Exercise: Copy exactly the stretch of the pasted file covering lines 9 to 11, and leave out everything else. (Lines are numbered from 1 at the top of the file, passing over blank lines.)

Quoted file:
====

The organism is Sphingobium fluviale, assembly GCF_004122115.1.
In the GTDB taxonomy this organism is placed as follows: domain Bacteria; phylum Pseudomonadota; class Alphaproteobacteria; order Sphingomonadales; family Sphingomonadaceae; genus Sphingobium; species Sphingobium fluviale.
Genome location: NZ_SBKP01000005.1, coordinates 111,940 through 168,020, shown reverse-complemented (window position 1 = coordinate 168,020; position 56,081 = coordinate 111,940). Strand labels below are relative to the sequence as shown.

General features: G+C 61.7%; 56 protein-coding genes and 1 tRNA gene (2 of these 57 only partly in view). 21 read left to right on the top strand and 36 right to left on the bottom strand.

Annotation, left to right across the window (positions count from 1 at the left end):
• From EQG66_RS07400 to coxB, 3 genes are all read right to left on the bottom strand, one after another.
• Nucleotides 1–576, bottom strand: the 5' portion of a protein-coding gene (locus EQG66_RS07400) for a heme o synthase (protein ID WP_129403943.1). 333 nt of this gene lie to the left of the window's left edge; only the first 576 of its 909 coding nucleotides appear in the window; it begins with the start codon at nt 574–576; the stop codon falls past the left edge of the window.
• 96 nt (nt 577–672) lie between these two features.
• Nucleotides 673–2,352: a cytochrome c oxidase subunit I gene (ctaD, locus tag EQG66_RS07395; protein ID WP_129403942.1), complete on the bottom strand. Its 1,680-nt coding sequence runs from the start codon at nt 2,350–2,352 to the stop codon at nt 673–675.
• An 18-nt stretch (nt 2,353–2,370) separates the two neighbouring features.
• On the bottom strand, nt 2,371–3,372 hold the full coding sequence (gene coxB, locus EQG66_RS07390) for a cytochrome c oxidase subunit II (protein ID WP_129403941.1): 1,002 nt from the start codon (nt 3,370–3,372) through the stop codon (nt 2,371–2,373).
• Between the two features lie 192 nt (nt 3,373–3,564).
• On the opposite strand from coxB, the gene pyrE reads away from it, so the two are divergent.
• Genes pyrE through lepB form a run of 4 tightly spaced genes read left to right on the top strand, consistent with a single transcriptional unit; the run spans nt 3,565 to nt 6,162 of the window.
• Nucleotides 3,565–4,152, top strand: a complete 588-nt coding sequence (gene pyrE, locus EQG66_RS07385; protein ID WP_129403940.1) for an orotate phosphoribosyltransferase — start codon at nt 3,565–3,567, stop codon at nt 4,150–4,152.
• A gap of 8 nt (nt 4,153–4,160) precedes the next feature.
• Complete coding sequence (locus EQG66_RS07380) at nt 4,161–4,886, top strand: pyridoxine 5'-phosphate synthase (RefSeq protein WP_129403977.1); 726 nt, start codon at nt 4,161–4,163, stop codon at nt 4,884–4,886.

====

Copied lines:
• Nucleotides 673–2,352: a cytochrome c oxidase subunit I gene (ctaD, locus tag EQG66_RS07395; protein ID WP_129403942.1), complete on the bottom strand. Its 1,680-nt coding sequence runs from the start codon at nt 2,350–2,352 to the stop codon at nt 673–675.
• An 18-nt stretch (nt 2,353–2,370) separates the two neighbouring features.
• On the bottom strand, nt 2,371–3,372 hold the full coding sequence (gene coxB, locus EQG66_RS07390) for a cytochrome c oxidase subunit II (protein ID WP_129403941.1): 1,002 nt from the start codon (nt 3,370–3,372) through the stop codon (nt 2,371–2,373).